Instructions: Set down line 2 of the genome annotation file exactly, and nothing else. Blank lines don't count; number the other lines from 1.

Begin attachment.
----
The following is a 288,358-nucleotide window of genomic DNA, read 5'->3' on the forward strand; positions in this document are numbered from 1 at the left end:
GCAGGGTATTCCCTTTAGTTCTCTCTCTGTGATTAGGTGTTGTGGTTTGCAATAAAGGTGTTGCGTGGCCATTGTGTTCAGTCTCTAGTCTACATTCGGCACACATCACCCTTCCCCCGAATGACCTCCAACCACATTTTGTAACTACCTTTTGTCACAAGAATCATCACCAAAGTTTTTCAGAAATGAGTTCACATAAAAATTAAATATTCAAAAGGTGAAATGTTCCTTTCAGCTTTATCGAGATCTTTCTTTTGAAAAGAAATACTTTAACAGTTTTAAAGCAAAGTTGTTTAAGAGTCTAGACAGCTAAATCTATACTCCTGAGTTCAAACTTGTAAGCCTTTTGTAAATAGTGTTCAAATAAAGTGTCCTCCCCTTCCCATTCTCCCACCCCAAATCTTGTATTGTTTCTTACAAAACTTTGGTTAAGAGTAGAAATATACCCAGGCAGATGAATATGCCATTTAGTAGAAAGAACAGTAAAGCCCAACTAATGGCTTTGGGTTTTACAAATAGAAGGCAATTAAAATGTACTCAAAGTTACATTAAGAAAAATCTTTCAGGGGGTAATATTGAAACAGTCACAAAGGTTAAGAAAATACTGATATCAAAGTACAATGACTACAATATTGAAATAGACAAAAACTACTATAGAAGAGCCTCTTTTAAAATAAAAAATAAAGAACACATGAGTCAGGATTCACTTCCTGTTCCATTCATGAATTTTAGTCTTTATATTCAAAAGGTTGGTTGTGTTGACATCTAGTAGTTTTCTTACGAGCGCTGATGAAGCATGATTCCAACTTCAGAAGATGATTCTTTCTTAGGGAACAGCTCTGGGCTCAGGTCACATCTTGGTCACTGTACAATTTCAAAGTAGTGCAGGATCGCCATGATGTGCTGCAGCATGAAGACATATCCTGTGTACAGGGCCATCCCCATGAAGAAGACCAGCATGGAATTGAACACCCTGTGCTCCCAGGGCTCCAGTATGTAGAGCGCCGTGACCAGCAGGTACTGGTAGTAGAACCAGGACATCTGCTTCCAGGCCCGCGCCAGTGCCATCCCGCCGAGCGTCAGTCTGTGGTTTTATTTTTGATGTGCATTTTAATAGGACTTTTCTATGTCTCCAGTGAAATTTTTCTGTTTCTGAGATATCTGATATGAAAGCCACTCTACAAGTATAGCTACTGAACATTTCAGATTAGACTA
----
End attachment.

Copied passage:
GCAGGGTATTCCCTTTAGTTCTCTCTCTGTGATTAGGTGTTGTGGTTTGCAATAAAGGTGTTGCGTGGCCATTGTGTTCAGTCTCTAGTCTACATTCGGCACACATCACCCTTCCCCCGAATGACCTCCAACCACATTTTGTAACTACCTTTTGTCACAAGAATCATCACCAAAGTTTTTCAGAAATGAGTTCACATAAAAATTAAATATTCAAAAGGTGAAATGTTCCTTTCAGCTTTATCGAGATCTTTCTTTTGAAAAGAAATACTTTAACAGTTTTAAAGCAAAGTTGTTTAAGAGTCTAGACAGCTAAATCTATACTCCTGAGTTCAAACTTGTAAGCCTTTTGTAAATAGTGTTCAAATAAAGTGTCCTCCCCTTCCCATTCTCCCACCCCAAATCTTGTATTGTTTCTTACAAAACTTTGGTTAAGAGTAGAAATATACCCAGGCAGATGAATATGCCATTTAGTAGAAAGAACAGTAAAGCCCAACTAATGGCTTTGGGTTTTACAAATAGAAGGCAATTAAAATGTACTCAAAGTTACATTAAGAAAAATCTTTCAGGGGGTAATATTGAAACAGTCACAAAGGTTAAGAAAATACTGATATCAAAGTACAATGACTACAATATTGAAATAGACAAAAACTACTATAGAAGAGCCTCTTTTAAAATAAAAAATAAAGAACACATGAGTCAGGATTCACTTCCTGTTCCATTCATGAATTTTAGTCTTTATATTCAAAAGGTTGGTTGTGTTGACATCTAGTAGTTTTCTTACGAGCGCTGATGAAGCATGATTCCAACTTCAGAAGATGATTCTTTCTTAGGGAACAGCTCTGGGCTCAGGTCACATCTTGGTCACTGTACAATTTCAAAGTAGTGCAGGATCGCCATGATGTGCTGCAGCATGAAGACATATCCTGTGTACAGGGCCATCCCCATGAAGAAGACCAGCATGGAATTGAACACCCTGTGCTCCCAGGGCTCCAGTATGTAGAGCGCCGTGACCAGCAGGTACTGGTAGTAGAACCAGGACATCTGCTTCCAGGCCCGCGCCAGTGCCATCCCGCCGAGCGTCAGTCTGTGGTTTTATTTTTGATGTGCATTTTAATAGGACTTTTCTATGTCTCCAGTGAAATTTTTCTGTTTCTGAGATATCTGATATGAAAGCCACTCTACAAGTATAGCTACTGAACATTTCAGATTAGACTA